The anti-CD20-specific monoclonal antibody rituximab (RTX), in combination with chemotherapy, is commonly used for primary treatment in chronic lymphocytic leukemia (CLL). However, relapses remain important and activation of the complement pathway is one of the mechanisms by which RTX generates the destruction of B cells directly by complement-dependent cytotoxicity (CDC), or indirectly by antibody-dependent cellular phagocytosis. In this study, the RTX capacity to induce CDC was established in 69 untreated CLL patients, this cohort including 34 patients tested before the initiation of RTX-chemotherapy. In vitro CDC-resistance to RTX predicts lower response rates to RTX-chemotherapy and shorter treatment free survival. Furthermore, the predictive value of CDC-resistance was independent from the clinical, cytogenetic and FcγR3A V158F polymorphism status. In contrast, CLL cell resistance to CDC predominates in IGHV unmutated patients and was related to an important α2-6 sialyl transferase activity, which in turn increases cell surface α2-6 hypersialylation. Suspected factors associated with resistance to CDC (CD20, CD55, CD59, factor H, GM1, and sphingomyelin) were not differentially expressed or recruited between the two CLL groups. Altogether, results provide evidence that testing RTX capacity to induce CDC in vitro represents an independent predictive factor of therapeutic effects of RTX, and that α2-6 hypersialylation in CLL cells controls RTX response through the control of the complement pathway. At a time when CLL therapy is moving towards chemo-free treatments, further experiments are required to determine whether performing an initial in vitro assay to appreciate CLL CDC resistance might be useful to select patients.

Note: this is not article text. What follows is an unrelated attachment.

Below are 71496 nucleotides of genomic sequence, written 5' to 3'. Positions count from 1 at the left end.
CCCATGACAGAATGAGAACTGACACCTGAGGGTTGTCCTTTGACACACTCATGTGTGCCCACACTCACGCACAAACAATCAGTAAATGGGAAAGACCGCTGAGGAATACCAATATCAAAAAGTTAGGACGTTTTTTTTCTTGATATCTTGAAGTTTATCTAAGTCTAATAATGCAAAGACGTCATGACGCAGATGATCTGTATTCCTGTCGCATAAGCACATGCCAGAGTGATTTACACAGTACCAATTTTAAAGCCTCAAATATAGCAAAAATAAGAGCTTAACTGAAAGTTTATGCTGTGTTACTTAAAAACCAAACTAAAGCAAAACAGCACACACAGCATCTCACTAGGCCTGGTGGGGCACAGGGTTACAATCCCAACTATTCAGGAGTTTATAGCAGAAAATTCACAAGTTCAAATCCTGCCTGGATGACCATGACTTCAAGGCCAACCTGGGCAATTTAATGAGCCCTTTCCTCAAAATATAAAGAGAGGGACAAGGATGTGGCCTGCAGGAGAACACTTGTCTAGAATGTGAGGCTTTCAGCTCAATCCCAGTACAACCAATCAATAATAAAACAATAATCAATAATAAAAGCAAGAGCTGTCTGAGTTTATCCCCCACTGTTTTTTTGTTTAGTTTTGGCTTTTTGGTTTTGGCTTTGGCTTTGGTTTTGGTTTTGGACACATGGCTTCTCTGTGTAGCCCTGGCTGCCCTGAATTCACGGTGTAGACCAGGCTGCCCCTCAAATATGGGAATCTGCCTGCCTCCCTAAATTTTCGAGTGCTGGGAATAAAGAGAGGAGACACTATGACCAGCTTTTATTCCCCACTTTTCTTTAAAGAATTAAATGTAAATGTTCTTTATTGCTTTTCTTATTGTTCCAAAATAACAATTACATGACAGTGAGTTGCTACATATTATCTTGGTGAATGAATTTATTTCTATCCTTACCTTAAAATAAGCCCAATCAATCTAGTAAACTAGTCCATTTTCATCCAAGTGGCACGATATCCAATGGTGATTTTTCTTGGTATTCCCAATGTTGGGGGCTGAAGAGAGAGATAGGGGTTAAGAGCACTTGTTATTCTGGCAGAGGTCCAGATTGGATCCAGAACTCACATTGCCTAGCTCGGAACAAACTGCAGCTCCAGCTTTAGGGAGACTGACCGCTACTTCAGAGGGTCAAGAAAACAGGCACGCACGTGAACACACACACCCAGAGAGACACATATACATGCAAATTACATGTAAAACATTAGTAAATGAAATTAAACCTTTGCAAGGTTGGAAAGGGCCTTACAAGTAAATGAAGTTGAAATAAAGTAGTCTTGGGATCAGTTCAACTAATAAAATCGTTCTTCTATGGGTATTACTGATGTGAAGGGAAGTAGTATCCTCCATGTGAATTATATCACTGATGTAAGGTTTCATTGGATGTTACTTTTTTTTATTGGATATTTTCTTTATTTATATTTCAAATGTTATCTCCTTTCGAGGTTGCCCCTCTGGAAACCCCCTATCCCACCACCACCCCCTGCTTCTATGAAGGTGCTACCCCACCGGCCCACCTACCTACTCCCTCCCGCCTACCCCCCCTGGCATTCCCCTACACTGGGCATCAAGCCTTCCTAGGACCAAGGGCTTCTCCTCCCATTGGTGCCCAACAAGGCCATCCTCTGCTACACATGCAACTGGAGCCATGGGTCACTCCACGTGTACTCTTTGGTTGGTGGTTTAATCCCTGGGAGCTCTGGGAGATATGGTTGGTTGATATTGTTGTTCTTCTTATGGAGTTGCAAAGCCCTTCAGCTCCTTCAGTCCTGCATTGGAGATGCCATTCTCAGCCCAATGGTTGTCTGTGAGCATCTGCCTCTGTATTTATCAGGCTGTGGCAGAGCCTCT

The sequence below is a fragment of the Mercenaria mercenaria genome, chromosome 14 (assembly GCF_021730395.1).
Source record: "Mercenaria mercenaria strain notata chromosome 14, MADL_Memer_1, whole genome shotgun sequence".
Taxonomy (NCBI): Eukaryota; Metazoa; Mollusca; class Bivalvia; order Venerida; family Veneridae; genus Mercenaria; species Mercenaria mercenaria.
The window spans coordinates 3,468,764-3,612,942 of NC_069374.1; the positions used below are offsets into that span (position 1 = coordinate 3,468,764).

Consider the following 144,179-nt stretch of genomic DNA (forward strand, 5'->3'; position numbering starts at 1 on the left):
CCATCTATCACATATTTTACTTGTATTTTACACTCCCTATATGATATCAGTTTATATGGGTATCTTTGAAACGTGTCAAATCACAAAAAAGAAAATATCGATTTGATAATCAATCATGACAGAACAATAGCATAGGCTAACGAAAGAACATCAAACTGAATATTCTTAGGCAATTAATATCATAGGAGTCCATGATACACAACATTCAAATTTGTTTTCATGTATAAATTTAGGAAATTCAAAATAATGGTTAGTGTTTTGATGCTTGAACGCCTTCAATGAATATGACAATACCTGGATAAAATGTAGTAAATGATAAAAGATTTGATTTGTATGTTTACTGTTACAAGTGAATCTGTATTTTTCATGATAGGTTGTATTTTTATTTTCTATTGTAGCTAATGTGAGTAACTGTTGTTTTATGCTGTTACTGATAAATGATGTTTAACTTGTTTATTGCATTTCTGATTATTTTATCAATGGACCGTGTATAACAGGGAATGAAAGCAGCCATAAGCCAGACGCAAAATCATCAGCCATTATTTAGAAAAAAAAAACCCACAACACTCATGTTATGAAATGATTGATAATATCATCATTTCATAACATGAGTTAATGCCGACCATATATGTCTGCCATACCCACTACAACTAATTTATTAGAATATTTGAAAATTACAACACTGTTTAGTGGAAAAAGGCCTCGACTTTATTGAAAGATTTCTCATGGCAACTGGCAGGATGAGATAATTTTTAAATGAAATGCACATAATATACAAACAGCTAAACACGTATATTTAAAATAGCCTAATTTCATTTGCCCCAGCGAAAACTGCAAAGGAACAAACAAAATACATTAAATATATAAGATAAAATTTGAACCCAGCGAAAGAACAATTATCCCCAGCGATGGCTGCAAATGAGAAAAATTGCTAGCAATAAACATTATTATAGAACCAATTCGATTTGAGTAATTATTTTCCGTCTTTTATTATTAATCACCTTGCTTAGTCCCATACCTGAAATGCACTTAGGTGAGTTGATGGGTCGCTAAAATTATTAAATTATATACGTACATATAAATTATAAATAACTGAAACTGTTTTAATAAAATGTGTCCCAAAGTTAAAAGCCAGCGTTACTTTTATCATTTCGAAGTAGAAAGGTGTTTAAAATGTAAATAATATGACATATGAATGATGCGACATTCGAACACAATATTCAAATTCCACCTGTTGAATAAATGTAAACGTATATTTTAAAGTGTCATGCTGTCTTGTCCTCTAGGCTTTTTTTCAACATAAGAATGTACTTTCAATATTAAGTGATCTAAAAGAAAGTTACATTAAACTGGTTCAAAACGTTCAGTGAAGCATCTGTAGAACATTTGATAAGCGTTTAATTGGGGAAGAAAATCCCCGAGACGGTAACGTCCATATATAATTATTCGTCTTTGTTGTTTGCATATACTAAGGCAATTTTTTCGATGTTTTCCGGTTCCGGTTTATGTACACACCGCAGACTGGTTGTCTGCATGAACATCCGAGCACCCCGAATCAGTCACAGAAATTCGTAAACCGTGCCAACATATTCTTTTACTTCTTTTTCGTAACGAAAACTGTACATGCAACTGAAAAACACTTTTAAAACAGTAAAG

Keywords: chronic lymphocytic leukemia; complement-dependent cytotoxicity; progression-free survival; rituximab; sialylation.